Culver City leaders again delayed implementing their own emergency water regulations due to a change to one of the ordinance’s components pertaining to pools and spas.
The council was poised to vote on authorizing Level 2 of its emergency water ordinance on June 22, which had been postponed in March. But after a presentation from representatives of a spa and pool association, city leaders decided to change the language of the regulations regarding pools and spas to require them to be covered as long as the emergency measures are in place.
They agreed in principle to remove the Level 2 prohibition on refilling residential pools and outdoors spas more than one foot of water.
Public Works Director Charles Herbertson thinks having pools covered instead of limiting their refilling could be a more efficient way of conserving water. “This requirement will apply to all the existing pools and spas as well as new ones. If there are many uncovered pools out there and I expect there may be, then requiring pool covers could have a significant impact on water savings at those locations,” he said.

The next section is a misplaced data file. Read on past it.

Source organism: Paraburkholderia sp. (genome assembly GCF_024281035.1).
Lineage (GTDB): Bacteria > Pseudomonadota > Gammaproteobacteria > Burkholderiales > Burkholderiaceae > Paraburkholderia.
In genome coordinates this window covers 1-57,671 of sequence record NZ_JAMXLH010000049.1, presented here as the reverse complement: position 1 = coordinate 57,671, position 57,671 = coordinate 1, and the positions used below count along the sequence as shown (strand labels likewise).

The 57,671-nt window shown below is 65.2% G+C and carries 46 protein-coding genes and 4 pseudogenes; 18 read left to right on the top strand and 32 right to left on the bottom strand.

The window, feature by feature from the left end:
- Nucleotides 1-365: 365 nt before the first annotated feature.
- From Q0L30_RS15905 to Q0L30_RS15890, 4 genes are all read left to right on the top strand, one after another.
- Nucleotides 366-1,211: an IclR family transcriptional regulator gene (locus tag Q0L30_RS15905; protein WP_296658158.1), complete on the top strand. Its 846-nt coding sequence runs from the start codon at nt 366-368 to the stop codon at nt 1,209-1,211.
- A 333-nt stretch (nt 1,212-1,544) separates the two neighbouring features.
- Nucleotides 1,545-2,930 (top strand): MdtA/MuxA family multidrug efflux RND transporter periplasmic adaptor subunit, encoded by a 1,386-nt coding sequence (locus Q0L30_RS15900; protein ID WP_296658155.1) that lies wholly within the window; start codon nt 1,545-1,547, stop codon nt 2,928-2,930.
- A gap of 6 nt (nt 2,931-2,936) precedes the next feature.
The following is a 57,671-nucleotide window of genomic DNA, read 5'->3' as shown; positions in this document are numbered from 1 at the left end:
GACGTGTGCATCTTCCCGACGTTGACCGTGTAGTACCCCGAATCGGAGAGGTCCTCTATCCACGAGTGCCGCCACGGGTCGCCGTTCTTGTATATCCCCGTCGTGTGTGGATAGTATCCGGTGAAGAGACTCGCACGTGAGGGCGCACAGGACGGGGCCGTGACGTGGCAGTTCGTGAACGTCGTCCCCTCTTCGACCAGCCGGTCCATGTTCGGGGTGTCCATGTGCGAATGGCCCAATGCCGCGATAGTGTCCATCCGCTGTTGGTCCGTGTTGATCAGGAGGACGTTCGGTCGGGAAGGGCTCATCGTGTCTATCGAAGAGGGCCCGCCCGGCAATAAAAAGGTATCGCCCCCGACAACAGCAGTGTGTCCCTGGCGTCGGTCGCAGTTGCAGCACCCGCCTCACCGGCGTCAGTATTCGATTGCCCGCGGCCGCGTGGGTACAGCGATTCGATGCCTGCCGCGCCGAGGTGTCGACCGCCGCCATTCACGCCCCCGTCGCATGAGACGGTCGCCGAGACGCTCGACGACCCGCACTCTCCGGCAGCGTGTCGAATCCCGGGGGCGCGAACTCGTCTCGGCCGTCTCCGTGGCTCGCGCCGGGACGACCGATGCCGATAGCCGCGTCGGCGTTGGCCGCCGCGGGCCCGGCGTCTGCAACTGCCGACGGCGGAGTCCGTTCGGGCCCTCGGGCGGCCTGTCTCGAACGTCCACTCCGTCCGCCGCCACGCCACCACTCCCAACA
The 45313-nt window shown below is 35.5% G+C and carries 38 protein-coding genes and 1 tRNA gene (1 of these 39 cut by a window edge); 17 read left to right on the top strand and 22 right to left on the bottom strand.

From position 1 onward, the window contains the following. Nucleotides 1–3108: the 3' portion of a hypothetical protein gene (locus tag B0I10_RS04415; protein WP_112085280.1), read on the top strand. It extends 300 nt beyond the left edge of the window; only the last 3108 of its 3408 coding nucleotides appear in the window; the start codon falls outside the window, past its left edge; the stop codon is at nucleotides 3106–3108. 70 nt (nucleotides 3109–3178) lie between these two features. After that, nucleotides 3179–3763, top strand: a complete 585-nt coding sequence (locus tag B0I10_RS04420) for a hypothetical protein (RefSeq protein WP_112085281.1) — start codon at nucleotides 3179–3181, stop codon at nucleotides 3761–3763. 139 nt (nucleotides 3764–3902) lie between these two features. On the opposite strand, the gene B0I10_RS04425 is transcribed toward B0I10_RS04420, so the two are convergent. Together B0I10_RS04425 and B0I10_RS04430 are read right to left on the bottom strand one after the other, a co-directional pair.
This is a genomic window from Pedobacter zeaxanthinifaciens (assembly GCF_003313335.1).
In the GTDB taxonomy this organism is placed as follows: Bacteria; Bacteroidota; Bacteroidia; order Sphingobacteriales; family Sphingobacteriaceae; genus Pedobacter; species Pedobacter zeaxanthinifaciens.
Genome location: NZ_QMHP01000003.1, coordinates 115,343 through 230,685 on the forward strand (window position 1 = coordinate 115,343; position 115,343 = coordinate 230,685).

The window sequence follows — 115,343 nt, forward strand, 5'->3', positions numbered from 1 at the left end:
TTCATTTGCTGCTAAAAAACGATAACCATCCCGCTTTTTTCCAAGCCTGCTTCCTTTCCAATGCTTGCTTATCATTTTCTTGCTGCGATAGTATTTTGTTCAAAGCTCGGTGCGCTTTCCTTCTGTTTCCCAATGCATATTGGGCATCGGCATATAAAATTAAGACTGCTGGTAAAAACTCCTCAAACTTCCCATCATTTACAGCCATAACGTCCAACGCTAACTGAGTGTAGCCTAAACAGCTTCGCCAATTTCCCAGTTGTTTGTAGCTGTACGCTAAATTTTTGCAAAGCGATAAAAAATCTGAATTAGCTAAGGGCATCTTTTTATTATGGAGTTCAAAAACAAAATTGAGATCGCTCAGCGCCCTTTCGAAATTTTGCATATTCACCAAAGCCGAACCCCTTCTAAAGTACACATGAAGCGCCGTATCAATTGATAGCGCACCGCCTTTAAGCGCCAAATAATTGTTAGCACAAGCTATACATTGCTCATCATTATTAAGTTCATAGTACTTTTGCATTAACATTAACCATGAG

Level 2 limits include reducing watering to two days per week or one day from November to March, requires landlords and homeowners to fix all leaks within 48 hours, no filling or refilling of ornamental lakes or ponds unless it is needed to sustain aquatic life and the aforementioned restrictions on filling pools and spas.
The council will take up the matter again next month.
In a public relations campaign launched earlier this month called “Let’s Pool Together,” the California Pool & Spa Assn. began touting its claim that standard size pools use less water after an initial fill than an irrigated lawn.
The association has also come out against ordinances prohibiting filling spas and pools.
“We’re not saying, ‘Solve the drought, put in a pool,’ but the bottom line is people who put in a pool are making a decision to do something more water efficient with their backyard. They’re saving water,” said California Pool and Spa Association’s President John Norwood, told the Associated Press. “Pools are landscaping.”
Culver City is offering a free bin for residents who wish to remove their front lawns to save on irrigation cost to the first 50 people who apply for them. Golden State Water Co., the major water supplier for most Culver City residences and businesses, is offering turf removal rebates. Applications can be downloaded at http://www.gswater.com/download/mdd_turf_removal_2013.pdf